To that end, their organizations brought together some of the most well-respected names in the civil rights and fair housing arenas to form the CommUNITY 2000 National Advisory Board. Its members lent considerable expertise and prestige to the endeavor, and provided the local and national partners with valuable information and advice as the project moved forward.
The national advisory board functioned as the third member in a triumvirate that guided CommUNITY 2000 at the national level.
The project was divided into two phases, the first of which ran from July 1999 to December 2001. What follows is a description of the numerous contributions each national partner made to the successes of the first phase of CommUNITY 2000.
The Leadership Conference on Civil Rights Education Fund
In July 1999, the Department of Housing and Urban Development awarded the Leadership Conference on Civil Rights Education Fund a $1.5 million "Community Tensions Project" grant. The funds were to be used to develop and implement a national project that addressed community tensions related to persons exercising their rights under the Fair Housing Act.
LCCREF was charged with administering the grant, and the project was dubbed "CommUNITY 2000." For Phase I of the project, LCCREF entered into contractual agreements with the National Fair Housing Alliance as its national partner; and the Leadership Council for Metropolitan Open Communities (Chicago), Access Living (Chicago), The Fair Housing Center of Greater Boston and the Fair Housing Council of San Diego as its local partners.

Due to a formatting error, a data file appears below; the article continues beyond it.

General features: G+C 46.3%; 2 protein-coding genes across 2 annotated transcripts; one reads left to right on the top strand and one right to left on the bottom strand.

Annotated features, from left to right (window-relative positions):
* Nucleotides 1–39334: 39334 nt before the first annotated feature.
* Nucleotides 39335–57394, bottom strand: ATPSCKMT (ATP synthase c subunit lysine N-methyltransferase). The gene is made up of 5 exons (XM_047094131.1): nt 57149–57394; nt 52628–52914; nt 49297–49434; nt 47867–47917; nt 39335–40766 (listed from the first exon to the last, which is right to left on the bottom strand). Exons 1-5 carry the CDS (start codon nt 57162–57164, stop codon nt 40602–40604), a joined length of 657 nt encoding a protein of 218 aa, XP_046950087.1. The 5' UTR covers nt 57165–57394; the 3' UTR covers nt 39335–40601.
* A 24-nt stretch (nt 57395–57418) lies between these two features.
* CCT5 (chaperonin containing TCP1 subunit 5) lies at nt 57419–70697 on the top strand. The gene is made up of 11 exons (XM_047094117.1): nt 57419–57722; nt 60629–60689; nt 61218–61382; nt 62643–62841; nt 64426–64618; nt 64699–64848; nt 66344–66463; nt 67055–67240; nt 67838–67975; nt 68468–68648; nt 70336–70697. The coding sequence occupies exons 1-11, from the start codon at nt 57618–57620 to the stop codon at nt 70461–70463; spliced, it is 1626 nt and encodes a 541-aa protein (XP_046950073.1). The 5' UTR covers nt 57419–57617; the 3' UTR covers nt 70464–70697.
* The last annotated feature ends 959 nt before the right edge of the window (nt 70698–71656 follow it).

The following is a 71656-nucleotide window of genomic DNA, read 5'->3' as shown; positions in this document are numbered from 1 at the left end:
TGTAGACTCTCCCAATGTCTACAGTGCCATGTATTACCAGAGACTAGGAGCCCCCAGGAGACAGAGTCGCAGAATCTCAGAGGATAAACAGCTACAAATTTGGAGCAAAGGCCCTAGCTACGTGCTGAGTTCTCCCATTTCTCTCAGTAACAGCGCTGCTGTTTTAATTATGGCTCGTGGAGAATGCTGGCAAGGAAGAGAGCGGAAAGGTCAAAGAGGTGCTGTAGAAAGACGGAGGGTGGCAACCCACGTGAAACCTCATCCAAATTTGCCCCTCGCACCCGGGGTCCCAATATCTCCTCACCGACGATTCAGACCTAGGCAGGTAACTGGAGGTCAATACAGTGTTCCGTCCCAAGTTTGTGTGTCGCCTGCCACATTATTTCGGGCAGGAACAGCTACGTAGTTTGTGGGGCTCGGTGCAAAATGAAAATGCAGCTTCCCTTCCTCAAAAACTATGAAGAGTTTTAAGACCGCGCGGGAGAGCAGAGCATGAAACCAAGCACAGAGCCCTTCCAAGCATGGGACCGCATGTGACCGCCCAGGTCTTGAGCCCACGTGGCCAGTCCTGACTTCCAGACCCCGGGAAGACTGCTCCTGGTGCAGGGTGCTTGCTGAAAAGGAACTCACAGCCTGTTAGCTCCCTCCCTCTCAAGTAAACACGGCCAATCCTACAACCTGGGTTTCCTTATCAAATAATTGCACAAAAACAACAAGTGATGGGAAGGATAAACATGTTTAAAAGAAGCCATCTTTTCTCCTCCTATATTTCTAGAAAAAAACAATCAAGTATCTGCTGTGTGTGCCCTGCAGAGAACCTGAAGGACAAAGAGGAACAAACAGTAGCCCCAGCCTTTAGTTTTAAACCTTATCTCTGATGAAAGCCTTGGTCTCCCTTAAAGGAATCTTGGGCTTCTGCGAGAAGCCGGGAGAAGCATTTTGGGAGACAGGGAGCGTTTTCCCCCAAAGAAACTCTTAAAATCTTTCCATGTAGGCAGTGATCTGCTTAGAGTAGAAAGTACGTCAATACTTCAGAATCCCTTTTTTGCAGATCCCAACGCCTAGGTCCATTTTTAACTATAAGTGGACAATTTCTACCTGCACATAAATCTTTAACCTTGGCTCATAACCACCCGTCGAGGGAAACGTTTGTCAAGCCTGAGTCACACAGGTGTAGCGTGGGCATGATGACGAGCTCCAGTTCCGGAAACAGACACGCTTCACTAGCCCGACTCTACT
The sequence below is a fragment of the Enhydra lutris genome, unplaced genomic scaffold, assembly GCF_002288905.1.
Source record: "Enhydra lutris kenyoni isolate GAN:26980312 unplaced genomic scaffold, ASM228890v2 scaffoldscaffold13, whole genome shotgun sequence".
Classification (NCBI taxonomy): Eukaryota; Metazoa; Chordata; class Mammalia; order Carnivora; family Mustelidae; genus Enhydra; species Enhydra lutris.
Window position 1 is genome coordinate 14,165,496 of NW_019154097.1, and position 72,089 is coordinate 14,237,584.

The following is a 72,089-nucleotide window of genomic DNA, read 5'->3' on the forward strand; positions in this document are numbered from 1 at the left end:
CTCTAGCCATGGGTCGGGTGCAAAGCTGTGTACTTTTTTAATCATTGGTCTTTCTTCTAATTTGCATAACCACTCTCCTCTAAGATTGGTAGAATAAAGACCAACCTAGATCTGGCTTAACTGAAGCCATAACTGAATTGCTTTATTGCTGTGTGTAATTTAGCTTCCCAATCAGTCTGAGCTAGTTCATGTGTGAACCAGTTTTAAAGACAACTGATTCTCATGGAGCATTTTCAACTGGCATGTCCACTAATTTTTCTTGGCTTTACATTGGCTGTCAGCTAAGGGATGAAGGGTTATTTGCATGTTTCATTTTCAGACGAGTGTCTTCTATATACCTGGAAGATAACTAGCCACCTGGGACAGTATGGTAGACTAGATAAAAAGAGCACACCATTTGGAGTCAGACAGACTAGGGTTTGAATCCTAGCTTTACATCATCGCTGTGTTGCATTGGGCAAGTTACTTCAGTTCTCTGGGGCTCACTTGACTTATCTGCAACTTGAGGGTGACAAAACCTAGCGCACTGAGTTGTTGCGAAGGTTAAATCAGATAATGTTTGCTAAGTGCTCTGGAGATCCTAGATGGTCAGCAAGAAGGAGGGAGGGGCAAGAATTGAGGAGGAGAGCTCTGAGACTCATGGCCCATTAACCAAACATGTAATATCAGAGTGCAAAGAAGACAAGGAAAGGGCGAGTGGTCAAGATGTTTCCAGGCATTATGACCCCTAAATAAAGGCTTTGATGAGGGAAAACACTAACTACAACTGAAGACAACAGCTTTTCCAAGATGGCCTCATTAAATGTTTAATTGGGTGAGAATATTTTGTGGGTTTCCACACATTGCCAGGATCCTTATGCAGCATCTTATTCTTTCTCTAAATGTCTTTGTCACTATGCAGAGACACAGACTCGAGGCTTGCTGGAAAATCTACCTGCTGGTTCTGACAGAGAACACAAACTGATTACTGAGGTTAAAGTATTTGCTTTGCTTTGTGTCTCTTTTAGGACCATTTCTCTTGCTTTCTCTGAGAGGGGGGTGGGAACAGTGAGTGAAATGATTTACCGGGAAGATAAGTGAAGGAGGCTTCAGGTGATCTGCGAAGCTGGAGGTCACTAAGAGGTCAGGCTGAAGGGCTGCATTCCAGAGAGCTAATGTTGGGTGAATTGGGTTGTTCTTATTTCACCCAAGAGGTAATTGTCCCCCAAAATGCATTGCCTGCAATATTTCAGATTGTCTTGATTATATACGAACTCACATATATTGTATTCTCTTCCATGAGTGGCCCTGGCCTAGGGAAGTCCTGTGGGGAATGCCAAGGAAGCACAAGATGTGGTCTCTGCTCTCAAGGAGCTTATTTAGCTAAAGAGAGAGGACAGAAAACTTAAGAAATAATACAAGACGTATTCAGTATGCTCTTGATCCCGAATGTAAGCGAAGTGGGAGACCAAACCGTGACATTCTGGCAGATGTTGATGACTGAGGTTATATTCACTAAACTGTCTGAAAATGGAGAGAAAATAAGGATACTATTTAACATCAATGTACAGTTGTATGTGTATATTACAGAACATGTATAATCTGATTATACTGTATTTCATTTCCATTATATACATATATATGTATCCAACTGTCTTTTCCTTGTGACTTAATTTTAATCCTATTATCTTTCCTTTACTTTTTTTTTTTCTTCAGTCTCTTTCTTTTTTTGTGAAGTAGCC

Besides fulfilling its considerable administrative responsibilities, LCCREF accomplished the following during the course of Phase I:
LCCREF closely examined the civil rights/fair housing climate in 10 cities that were not CommUNITY 2000 partners. The goal was twofold. First, LCCREF wanted to assess how effectively fair housing groups around the country reacted when faced with housing-related community tensions. Secondly, LCCREF wanted to learn the extent to which these fair housing groups formed coalitions or partnerships to address community tensions. LCCREF called the process and the report that its staff ultimately produced an "environmental scan."
The scan focused on the following cities: Atlanta, GA; Durham, NC; Houston, TX; Louisville, KY; New Orleans, LA; Omaha, NE; Phoenix, AZ; Pittsburgh, PA; Richmond, VA, and Cincinnati, OH. These cities were chosen because they had affiliate chapters of the National Conference of Community and Justice and National Fair Housing Alliance; because they were listed among the top 50 segregated metropolitan areas in the country; and because each had experienced recent, high profile, racially charged incidents.
Of the 10 cities studied, the scan determined that the fair housing center in Cincinnati was the only one leading efforts to prevent and respond to community tensions. (For more information on Housing Opportunities Made Equal (HOME) in Cincinnati, refer to the Menu of Strategies listed earlier). More typically, fair housing centers in the other cities simply referred discrimination cases to HUD for investigation, and did little to help the victim or the community.
LCCREF staff members who conducted the scan also looked for patterns in the types of coalitions that the fair housing and civil rights leaders in these cities formed. Staff studied specific reasons why coalitions were able to form, and similarities that prevented coalitions from forming in areas that appeared ripe for a coalition to exist.